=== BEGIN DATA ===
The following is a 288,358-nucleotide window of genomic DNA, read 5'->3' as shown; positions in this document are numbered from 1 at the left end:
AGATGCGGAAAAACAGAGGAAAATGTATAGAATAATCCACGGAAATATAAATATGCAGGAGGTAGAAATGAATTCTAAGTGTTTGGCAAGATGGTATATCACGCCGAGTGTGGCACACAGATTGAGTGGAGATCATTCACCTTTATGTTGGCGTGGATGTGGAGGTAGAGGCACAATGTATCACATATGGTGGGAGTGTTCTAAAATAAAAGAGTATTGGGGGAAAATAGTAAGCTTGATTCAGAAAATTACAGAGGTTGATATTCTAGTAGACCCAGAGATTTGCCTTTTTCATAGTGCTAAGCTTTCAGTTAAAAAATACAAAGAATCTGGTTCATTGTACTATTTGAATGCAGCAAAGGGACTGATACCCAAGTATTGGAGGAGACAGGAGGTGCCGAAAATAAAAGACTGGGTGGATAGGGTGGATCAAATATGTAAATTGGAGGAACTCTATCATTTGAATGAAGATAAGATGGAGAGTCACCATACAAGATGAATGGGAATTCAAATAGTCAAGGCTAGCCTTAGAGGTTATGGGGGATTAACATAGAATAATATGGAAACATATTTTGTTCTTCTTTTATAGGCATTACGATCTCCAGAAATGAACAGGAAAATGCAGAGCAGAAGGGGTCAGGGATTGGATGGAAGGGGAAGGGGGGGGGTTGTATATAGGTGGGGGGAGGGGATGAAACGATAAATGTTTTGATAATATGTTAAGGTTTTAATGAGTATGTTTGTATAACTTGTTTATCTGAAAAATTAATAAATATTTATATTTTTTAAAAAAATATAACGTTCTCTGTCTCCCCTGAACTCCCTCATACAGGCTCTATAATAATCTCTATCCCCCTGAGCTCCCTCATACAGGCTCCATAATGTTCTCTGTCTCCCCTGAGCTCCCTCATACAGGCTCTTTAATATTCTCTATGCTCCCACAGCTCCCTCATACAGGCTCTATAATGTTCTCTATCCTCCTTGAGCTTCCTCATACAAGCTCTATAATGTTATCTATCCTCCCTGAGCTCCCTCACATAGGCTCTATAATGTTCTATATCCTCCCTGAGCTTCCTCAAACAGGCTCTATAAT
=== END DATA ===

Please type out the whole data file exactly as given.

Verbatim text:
The following is a 288,358-nucleotide window of genomic DNA, read 5'->3' as shown; positions in this document are numbered from 1 at the left end:
AGATGCGGAAAAACAGAGGAAAATGTATAGAATAATCCACGGAAATATAAATATGCAGGAGGTAGAAATGAATTCTAAGTGTTTGGCAAGATGGTATATCACGCCGAGTGTGGCACACAGATTGAGTGGAGATCATTCACCTTTATGTTGGCGTGGATGTGGAGGTAGAGGCACAATGTATCACATATGGTGGGAGTGTTCTAAAATAAAAGAGTATTGGGGGAAAATAGTAAGCTTGATTCAGAAAATTACAGAGGTTGATATTCTAGTAGACCCAGAGATTTGCCTTTTTCATAGTGCTAAGCTTTCAGTTAAAAAATACAAAGAATCTGGTTCATTGTACTATTTGAATGCAGCAAAGGGACTGATACCCAAGTATTGGAGGAGACAGGAGGTGCCGAAAATAAAAGACTGGGTGGATAGGGTGGATCAAATATGTAAATTGGAGGAACTCTATCATTTGAATGAAGATAAGATGGAGAGTCACCATACAAGATGAATGGGAATTCAAATAGTCAAGGCTAGCCTTAGAGGTTATGGGGGATTAACATAGAATAATATGGAAACATATTTTGTTCTTCTTTTATAGGCATTACGATCTCCAGAAATGAACAGGAAAATGCAGAGCAGAAGGGGTCAGGGATTGGATGGAAGGGGAAGGGGGGGGGTTGTATATAGGTGGGGGGAGGGGATGAAACGATAAATGTTTTGATAATATGTTAAGGTTTTAATGAGTATGTTTGTATAACTTGTTTATCTGAAAAATTAATAAATATTTATATTTTTTAAAAAAATATAACGTTCTCTGTCTCCCCTGAACTCCCTCATACAGGCTCTATAATAATCTCTATCCCCCTGAGCTCCCTCATACAGGCTCCATAATGTTCTCTGTCTCCCCTGAGCTCCCTCATACAGGCTCTTTAATATTCTCTATGCTCCCACAGCTCCCTCATACAGGCTCTATAATGTTCTCTATCCTCCTTGAGCTTCCTCATACAAGCTCTATAATGTTATCTATCCTCCCTGAGCTCCCTCACATAGGCTCTATAATGTTCTATATCCTCCCTGAGCTTCCTCAAACAGGCTCTATAAT